I Can’t Outsource This To Robots or I Need To Start Writing Again

My friend Tim Hughes has a great post about sales people being outsourced to robots.

I’m excited about this, not only because I love robots, but because it is one of those compelling events that separates the pros from the amateurs.

This has been a long time coming in the industry.  Aaron Ross, and his book Predictable Revenue, has started this process by pushing the sales process to be more templatized and automated.  Applications like Tout and Cadence, take prospecting templates and allow a rep to send out impressional, but blasted messages, to hundreds of prospects.

In the near future, there will be no need to have BDR’s, these templates can be written by a strong writer who will upload them to one of these services for transactional deals.  They will go out automatically and the call to action will be to subscribe, or click through, or whatever will drive a purchase.  Many companies are already doing this.

What I love about Tim’s post is how more complex deals will continue to require a trusted advisor.  A person who can open doors and help get things facilitated.  This is real selling.  It will still be some time before this is outsourced to robots.


Shipping an Empty Box – UX in the Enterprise | Teehan+Lax

If you scale up a project where the design process alone takes 90 days, then building takes 180 days and then UAT another 30 to 60 days a project that is designed say between Jan and Feb goes to market in in Sept or October. That is being generous, in some clients things we designed over a year ago are just getting to market. In many ways the design is obsolete as it hits the market.

via Shipping an Empty Box – UX in the Enterprise | Teehan+Lax.

Technology Is No Longer A Competitive Advantage, Employee Behavior Is | Badgeville

For years, companies have touted that their employees are their greatest assets.  But when it came to investment, these same companies invested in technology.


The companies purchased better lighting, invested in better machines (steam and electric conveyors), invested in better computers, better software, and better companies to implement the software.


These companies have continued to play the arms race game for the faster, better technology, outsourcing employees or just generally avoiding employee engagement.  Investment more often than not goes to technology, not to people.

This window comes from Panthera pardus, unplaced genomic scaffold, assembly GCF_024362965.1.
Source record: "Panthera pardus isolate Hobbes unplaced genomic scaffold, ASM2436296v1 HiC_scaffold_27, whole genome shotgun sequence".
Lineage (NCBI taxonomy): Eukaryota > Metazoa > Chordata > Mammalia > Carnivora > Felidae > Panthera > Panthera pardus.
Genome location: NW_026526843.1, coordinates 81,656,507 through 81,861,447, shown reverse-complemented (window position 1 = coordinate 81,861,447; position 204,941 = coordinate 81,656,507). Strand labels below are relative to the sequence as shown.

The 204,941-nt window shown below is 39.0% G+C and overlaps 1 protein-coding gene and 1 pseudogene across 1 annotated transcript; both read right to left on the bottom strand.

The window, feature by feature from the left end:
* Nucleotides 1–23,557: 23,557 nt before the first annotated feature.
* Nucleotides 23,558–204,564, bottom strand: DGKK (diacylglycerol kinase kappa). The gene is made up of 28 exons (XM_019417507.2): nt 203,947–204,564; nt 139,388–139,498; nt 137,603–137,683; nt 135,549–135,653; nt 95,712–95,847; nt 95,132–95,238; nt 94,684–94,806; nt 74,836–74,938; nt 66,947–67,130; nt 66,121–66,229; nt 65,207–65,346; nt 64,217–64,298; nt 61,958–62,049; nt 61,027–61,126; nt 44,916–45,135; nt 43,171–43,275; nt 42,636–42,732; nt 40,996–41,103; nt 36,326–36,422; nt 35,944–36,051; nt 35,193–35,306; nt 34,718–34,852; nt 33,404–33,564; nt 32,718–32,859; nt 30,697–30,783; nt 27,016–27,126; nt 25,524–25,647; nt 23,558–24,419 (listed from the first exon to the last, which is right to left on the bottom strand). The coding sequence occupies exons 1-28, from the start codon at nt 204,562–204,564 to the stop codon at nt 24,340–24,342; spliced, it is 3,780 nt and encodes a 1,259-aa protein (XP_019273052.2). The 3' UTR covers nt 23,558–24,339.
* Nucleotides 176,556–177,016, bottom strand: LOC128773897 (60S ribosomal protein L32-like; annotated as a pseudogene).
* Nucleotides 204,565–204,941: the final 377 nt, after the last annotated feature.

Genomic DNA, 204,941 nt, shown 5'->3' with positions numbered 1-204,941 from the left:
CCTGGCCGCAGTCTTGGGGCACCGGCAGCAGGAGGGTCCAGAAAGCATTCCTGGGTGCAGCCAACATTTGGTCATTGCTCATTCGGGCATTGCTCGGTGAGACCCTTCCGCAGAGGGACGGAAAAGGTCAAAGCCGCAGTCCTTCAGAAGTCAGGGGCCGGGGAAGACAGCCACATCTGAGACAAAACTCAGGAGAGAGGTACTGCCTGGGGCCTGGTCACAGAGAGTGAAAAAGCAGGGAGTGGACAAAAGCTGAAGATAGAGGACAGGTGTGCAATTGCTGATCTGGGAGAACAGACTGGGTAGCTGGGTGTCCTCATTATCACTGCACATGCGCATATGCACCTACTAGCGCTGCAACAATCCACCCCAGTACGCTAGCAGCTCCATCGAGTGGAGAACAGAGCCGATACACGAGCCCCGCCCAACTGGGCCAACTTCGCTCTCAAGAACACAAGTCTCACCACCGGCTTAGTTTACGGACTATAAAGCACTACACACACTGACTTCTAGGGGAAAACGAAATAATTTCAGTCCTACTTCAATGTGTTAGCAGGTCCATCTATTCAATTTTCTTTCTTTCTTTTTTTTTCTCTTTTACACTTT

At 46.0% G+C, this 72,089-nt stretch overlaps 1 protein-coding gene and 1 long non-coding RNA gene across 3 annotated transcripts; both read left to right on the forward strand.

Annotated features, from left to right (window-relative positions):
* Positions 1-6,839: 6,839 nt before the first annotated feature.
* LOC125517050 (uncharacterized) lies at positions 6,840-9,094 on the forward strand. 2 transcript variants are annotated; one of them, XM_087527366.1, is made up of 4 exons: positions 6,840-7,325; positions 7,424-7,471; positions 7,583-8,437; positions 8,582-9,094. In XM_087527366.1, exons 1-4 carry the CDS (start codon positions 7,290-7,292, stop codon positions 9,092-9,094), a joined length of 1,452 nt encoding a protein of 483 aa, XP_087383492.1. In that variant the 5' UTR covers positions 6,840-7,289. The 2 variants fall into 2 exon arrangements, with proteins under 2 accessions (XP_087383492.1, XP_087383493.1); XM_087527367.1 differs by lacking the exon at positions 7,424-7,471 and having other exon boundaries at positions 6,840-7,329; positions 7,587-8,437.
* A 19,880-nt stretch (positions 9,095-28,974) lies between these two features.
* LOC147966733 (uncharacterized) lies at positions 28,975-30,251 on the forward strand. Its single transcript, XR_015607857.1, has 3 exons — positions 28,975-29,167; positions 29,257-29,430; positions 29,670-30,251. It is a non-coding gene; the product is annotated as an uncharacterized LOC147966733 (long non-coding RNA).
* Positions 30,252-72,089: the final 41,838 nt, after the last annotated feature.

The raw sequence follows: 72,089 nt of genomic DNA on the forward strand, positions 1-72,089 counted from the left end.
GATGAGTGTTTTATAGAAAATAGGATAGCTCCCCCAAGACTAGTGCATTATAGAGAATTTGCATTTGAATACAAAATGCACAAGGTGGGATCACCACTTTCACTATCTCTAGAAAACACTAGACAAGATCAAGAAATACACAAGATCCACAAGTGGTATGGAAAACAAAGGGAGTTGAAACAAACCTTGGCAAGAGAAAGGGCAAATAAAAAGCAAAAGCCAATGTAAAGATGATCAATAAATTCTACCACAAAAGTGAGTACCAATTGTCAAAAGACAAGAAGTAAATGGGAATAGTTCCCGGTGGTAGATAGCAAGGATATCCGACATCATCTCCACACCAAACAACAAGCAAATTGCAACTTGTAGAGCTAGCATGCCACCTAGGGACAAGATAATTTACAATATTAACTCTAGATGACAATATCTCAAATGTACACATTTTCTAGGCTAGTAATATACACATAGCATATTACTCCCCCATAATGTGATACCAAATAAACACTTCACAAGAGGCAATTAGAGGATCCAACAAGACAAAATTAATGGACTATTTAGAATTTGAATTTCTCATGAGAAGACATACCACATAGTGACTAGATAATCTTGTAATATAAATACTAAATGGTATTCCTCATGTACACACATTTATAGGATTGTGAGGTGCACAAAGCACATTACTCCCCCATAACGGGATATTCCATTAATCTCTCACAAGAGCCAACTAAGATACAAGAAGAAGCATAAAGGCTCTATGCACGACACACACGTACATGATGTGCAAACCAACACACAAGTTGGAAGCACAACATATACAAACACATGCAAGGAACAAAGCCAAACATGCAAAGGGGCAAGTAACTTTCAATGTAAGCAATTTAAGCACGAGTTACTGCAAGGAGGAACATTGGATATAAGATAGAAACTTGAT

via Technology Is No Longer A Competitive Advantage, Employee Behavior Is | Badgeville.

Frighteningly Ambitious Startup Ideas

I realize it sounds preposterously ambitious for a startup to tryto become as big as Apple. But no more ambitious than it was forApple to become as big as Apple, and they did it. Plus a startuptaking on this problem now has an advantage the original Appledidn’t: the example of Apple. Steve Jobs has shown us what’spossible. That helps would-be successors both directly, as RogerBannister did, by showing how much better you can do than peopledid before, and indirectly, as Augustus did, by lodging the ideain users’ minds that a single person could unroll the future for them.

Excellent post by Paul Graham. What is really interesting about this is the comparison to Roger Bannister. It was one of those things that I never really thought of, but like many of Paul’s things kind of whacks you in the head.

My ideas:
– Choose Your Own Adventure films where the audience in the theater votes on the plot changes
– Embed a localized ad unit in the credits of movies to advertise to people waiting for the post roll at the end of Pixar / Marvel movies.

Please censor the Web America, the rest of us can’t wait

But the main reason we’re super excited about SOPA, is that your best and brightest entrepreneurs and developers – realising that your version of the Internet is now a sort of steam engine driven version controlled by Congress and unaccountable Corporations (steampunk!) – will now move to Europe to create their next global (“minus USA”, LOL!) Internet company.

Awesome post from TechCrunch Europe.

Ask the Expert: How to Create a Successful Mobile Health Gamification Experience | Healthcare IT Solutions

What are the first steps a healthcare organization should make when considering a gaming strategy?

An organization should start with their business goals.  Sometimes organizations want to dive straight into focusing on behaviors and less on the actual results.  This can become difficult when they need to have that practical conversation with the CFO to justify budget.  The guidance I give to new customers is to establish goals and understand the metrics that show we are on the right track with those goals; that’s the only way you will actually know that your gamification project is a true success.   Once these goals and metrics have been accessed, we then help clients identify the correct behaviors that need to be targeted and how to engage consumers around those behaviors.  For example, in the case of AviviaHealth.com, healthy employees are an asset for a company.  We came up with a gamified experience that helped those employees to become more healthful as a result.

I was interviewed recently by Melody Smith-Jones of the Perficient Health Care team. They do a really fantastic job of moderating and creating a lot of awareness for their Healthcare IT Practice.

The Difference Little Changes in Behavior Can Make for Your Business | Badgeville Blog: On Gamification, Analytics and Loyalty

Our customers have reported fantastic uptick in the types of behaviors that they are looking to drive.  Sometimes as much as 200% – 300% increases. Sometimes as “little” as 10%, but 10% adds up fast when you’re talking about growing paid conversions.

Via a blog post I wrote for the Badgeville Blog.